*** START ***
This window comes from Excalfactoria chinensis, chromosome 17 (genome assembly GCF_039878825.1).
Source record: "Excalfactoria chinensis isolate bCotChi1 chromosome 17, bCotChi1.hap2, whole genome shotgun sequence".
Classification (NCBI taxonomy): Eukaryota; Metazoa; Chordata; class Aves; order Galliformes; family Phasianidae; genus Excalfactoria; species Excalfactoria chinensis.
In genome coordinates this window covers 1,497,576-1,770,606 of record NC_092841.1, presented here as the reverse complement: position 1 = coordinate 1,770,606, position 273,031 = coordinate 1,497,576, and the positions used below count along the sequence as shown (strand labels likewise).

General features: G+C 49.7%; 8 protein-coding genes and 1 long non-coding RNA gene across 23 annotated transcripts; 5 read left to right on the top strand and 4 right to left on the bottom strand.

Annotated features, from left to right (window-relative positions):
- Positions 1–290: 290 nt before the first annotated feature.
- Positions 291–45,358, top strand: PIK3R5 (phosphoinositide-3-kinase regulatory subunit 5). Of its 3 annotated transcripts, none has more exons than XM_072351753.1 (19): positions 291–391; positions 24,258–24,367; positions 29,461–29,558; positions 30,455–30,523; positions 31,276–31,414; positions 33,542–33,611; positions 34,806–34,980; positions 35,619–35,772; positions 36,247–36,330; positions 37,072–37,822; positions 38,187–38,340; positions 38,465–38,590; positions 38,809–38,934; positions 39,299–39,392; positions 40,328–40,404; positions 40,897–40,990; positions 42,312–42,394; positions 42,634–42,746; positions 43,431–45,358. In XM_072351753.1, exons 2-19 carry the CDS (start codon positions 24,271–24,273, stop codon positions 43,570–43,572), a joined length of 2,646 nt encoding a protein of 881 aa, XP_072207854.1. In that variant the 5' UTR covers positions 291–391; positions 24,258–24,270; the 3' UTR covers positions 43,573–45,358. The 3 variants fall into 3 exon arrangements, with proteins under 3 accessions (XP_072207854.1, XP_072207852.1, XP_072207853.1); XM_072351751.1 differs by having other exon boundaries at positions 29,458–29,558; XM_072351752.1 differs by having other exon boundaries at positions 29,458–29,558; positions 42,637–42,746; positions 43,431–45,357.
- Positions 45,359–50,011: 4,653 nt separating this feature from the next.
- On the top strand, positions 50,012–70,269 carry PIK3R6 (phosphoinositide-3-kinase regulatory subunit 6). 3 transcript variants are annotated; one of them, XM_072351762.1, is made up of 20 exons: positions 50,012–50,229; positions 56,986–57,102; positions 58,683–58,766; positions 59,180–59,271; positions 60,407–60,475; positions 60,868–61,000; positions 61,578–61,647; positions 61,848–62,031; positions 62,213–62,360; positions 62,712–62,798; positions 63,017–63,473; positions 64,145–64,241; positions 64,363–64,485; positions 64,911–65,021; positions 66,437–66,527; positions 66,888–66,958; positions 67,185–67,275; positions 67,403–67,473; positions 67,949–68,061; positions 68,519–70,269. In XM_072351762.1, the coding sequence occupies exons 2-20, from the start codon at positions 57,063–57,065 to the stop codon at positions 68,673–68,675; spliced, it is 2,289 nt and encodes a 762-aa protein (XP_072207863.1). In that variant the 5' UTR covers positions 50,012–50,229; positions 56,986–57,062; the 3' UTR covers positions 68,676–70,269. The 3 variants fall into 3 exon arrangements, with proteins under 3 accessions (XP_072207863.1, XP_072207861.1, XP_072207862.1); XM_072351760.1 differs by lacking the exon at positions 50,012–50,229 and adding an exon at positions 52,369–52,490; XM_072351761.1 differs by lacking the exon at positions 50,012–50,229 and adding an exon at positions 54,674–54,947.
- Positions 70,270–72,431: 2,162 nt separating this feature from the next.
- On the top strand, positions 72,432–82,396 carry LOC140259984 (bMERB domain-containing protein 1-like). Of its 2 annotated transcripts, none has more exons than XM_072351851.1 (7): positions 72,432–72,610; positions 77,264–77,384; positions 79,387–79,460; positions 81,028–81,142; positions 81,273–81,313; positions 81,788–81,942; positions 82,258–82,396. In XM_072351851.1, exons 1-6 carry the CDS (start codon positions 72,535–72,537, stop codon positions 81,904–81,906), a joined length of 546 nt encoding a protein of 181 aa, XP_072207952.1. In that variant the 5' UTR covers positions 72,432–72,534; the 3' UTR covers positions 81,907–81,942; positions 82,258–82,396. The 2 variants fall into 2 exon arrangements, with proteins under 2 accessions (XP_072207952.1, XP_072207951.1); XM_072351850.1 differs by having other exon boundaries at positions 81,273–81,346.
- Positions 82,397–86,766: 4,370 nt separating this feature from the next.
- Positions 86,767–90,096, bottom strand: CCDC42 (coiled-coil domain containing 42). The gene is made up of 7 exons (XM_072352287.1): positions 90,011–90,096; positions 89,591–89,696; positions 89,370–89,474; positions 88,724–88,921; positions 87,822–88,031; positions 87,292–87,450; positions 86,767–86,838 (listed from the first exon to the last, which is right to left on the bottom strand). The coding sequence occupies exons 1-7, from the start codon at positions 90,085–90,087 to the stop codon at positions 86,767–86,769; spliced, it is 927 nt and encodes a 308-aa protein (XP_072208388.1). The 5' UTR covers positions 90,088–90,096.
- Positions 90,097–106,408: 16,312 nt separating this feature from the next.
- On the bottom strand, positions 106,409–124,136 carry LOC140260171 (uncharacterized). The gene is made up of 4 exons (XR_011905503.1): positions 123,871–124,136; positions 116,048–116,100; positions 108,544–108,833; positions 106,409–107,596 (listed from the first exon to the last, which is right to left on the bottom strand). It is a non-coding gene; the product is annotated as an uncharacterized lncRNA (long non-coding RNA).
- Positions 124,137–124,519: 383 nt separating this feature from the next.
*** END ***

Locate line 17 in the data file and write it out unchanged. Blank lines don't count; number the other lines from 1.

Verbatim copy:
- Positions 124,137–124,519: 383 nt separating this feature from the next.